6 Must See Princess Diana Dresses
The Princess often commissioned designers to create garments for specific appearances. She’d brief them and they’d prepare sketches for her approval, alongside fabric swatches.
Together they’d finalise the end item and Diana would often make notes on the sketches. Some of these are on display.
The Princess needed no excuse to set the flashbulbs popping but when she wore a version of this Murray Arbeid gown she caused something of a media furore. She wore one black and one red glove to contrast the black velvet bodice dress and red taffeta skirt. She surprised both the media and the public. The dress was recycled when she visited Spain.
Pussy Bow Blouse
Photographed by Lord Snowdon for the February 1981 issue of Vogue, the article was published to coincide with her engagement. Designed by David and Elizabeth Emanuel, the pair went on to make her wedding dress.
Bill Pashley Tweed Suit
One of the most famous photos taken of Charles and Diana just after their wedding while the pair were honeymooning on Balmoral. Sadly, Bill Pashley died three years ago aged 80 after a lifelong career of making dresses for the rich and famous. At its height, he specialised in wedding dresses. Diana and Sarah Ferguson were among his clients.
Catherine Walker was by far the Princess’ favourite, and she wore over 500 of her designs. The London-based designer was a traditional dressmaker who specialised in bespoke pieces, and it’s her the Princess turned to for her tour wardrobes. Worn on an official visit to Saudia Arabia, this stunning cream silk dress screams respect without saying very little. Its high neckline and sleeves cover skin. The Falcon is, of course, the country’s national symbol and they dominate the otherwise very simple dress.
This glitzy sea green sequinned dress was worn for the state visit to Austria in 1986 during a trip to the Vienna Burgtheater and to the film premiere of Biggles in 1993.
The so-called Elvis dress is a beaded two-piece from the designer, Catherine Walker, who dressed the Princess until she died in 2010. Her work continues with her husband taking over as Head Designer. Said Cyrus continues Catherine’s legacy, focusing on bespoke items for clients. Take a look at the colour and you’ll see where it gets its name. It was for an official visit to Hong Kong in 1989. A strapless white silk-crepe dress, covered in sequins and pearls.
Mario Testino Shoot
It was to be her last large portrait session and she chose Mario Testino. Vanity Fair commissioned the photographer to work with the Princess and these were published in the magazine 12 weeks before she died. These are some of the most natural, glamorous and unposed photographs you’ll see of the Princess, outside of the family scrapbook. She chose Catherine Walker for many of the dresses that feature.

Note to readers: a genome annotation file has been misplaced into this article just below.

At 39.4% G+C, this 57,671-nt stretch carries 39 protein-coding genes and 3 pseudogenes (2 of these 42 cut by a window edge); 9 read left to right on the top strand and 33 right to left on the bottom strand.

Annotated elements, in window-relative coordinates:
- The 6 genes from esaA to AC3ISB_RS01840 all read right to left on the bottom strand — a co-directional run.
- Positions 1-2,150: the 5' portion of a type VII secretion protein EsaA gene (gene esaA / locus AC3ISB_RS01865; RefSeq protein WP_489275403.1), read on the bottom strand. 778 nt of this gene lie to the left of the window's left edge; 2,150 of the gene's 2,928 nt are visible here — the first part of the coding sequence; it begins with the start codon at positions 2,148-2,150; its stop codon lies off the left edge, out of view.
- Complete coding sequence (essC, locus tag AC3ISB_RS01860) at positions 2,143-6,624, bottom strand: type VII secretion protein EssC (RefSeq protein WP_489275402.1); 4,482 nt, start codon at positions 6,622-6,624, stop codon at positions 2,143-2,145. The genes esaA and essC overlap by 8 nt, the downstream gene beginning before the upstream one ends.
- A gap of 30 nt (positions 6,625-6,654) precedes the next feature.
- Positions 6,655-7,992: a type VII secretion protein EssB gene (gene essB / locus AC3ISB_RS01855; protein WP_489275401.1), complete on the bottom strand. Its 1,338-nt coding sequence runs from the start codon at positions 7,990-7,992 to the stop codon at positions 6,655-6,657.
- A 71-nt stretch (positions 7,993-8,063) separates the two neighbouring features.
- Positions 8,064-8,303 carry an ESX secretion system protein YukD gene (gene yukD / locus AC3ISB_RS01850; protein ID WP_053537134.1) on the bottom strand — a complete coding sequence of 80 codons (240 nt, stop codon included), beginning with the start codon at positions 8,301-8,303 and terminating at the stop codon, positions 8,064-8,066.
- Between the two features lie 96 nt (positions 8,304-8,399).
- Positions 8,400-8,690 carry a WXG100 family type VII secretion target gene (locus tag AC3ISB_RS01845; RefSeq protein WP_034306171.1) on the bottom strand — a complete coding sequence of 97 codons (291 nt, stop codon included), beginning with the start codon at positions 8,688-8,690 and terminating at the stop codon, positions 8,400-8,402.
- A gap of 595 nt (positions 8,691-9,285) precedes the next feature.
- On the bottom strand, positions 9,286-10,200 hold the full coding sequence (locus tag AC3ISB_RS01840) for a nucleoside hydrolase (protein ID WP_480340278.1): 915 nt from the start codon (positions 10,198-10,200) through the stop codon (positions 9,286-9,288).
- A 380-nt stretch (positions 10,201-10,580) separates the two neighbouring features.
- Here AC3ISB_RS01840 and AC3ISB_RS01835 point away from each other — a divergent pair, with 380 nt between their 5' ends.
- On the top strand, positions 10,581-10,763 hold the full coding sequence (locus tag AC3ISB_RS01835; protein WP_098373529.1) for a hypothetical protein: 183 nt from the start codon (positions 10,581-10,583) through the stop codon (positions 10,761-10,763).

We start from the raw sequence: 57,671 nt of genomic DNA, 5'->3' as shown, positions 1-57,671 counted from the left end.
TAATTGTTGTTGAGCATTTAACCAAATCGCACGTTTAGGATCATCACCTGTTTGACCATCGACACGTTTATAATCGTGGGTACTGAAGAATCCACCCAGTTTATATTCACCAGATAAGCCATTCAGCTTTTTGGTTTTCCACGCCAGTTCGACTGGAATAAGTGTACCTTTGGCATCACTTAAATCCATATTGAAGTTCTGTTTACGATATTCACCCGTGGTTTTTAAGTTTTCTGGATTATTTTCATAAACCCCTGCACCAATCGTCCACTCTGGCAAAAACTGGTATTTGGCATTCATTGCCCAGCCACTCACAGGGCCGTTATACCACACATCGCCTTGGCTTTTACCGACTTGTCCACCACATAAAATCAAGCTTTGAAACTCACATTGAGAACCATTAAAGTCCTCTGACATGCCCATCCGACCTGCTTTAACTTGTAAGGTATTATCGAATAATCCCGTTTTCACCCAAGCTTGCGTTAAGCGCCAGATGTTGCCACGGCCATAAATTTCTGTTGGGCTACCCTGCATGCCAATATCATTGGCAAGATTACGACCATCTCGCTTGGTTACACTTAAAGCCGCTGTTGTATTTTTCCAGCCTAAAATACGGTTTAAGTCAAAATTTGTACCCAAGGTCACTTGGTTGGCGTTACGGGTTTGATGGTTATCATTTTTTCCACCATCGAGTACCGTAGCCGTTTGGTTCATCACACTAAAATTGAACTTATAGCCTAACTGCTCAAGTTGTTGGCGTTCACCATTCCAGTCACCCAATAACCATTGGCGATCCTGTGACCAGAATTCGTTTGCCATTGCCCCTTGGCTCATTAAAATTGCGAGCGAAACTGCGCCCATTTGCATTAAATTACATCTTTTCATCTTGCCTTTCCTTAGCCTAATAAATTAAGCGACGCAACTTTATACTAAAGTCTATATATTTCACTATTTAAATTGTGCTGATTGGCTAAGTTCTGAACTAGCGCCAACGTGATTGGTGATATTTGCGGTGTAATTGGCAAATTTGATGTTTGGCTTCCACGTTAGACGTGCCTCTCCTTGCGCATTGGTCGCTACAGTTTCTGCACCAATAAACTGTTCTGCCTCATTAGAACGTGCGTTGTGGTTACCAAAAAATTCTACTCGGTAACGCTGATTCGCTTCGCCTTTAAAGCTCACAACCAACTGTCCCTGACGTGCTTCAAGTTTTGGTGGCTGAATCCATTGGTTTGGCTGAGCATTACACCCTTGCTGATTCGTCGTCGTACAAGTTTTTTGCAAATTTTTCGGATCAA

The gates of the Palace remain a shrine to the Princess who died in the Summer of 1997.
The exhibition runs until 28th February 2018.
I love a good blue shirt, and it’s hard not to miss them as they’re everywhere on the high street. Here’s my review of some of the best on the high street.
From Selfridges to Harvey Nichols, Zara to J Crew, the hue of blue is all around. Frills, embroidery and fluted sleeve seem to be the order of the day, and I’ve gathered together a few of the best.
Selfridges has some cracking fashion, and they’ve picked up on the Milan-based brand Vivetta. Taking its name from the designer who launched the brand Vivetta Ponti who worked under the with Roberto Cavalli. I love the playfulness of the colour and the cuffs. Not cheap but a wow factor shirt that would look fab with any outfit. The Tortora Poplin Shirt is 100% cotton and a curved hem. Both Selfridges and Harvey Nichols stock the range. This particular shirt is available in Selfridges.
If I had the money, the Erdem Koi pyjama top and trousers would be a must. Zara has done a poor rip-off, using cranes but this is simply gorgeous with it’s flared cuffs. It’s 100% silk and would be perfect with tailored trousers. I love the set. The pants, which you can just see in the image, are tapered. £635 in Selfridges – only sizes 8 & 14 left in stock.
Top Shop has some great pale blue shirts, and I took a shine to this Dorothy gingham blue shirt. Puff sleeves and gathers at the shoulder, there’s a cute black tie at the back. £29.
The trend for off-the-shoulder shows no sign of slowing, and if you’re going to bare your shoulders, then this is a beauty. A classic, retro Liberty print – Edenham Floral – this fabric design is 20 years old. Again, not cheap but neither is quality. £108, J Crew. Super cute with jeans and the shorts.
Zara has some super shirts, and this sky blue asymmetric number caught my eye. Team it with white cigar trousers and slides, and you’ve got a classic look. Totally affordable £39.99.
Again the fluted sleeve is a love of mine, and this striped top with round neck and elbow length sleeves had me at the scalloped finish. Cute teardrop opening. Zara bargain £25.99.
Marks and Spencer aren’t lagging. Simple tie cuff and pinstripe, this from the Autograph range. £39.50
All images, courtesy of the seller.
Aldi have got plenty of beautiful flowers on offer for this year’s Valentine’s Day. If you’ve shopped here before, you know that quality doesn’t cost the earth, whatever you’re buying.
Valentine’s Day Flowers Aldi: Roses
There are a few crackers on offer, including 100 Sweetheart Roses for just £25.00 and fair trade roses for £5.00.
Their fairtrade products aren’t just reserved for special occasions, they’re increasing the number of products offered in store from coffee to wine. Aldi is the only Fairtrade flower buyer in Ethiopia. They sell 42,000 bouquets of fairtrade roses in one week alone which generates £4,000 to compensate the growers in Ethiopia. Last year, Aldi sold over 2 million roses stems and helped hundreds of Ethiopian workers and their families find specialist medical care and access to education.
Here’s the £25.00 Sweetheart Bouquet. Why have a dozen when you can have 100? Well they may be smaller than the luxury offering, they’ll last for at least a week.
Available in stores from 11th February as a specialbuy (in fact most of the flowers listed here, are).
These Specially Selected Luxury Freedom Roses are £15.00 for a dozen.
‘Naomi’ Roses are a Premium offering at £30.00.
Valentine’s Day FLowers Aldi: Tulips
And, if roses aren’t your thing, there are Tulips
For 18 stems, it’s just £5.00. Again in store from 11th February.
Red and White Tulips
Red and Pink Tulips
For details on stores near you visit the website.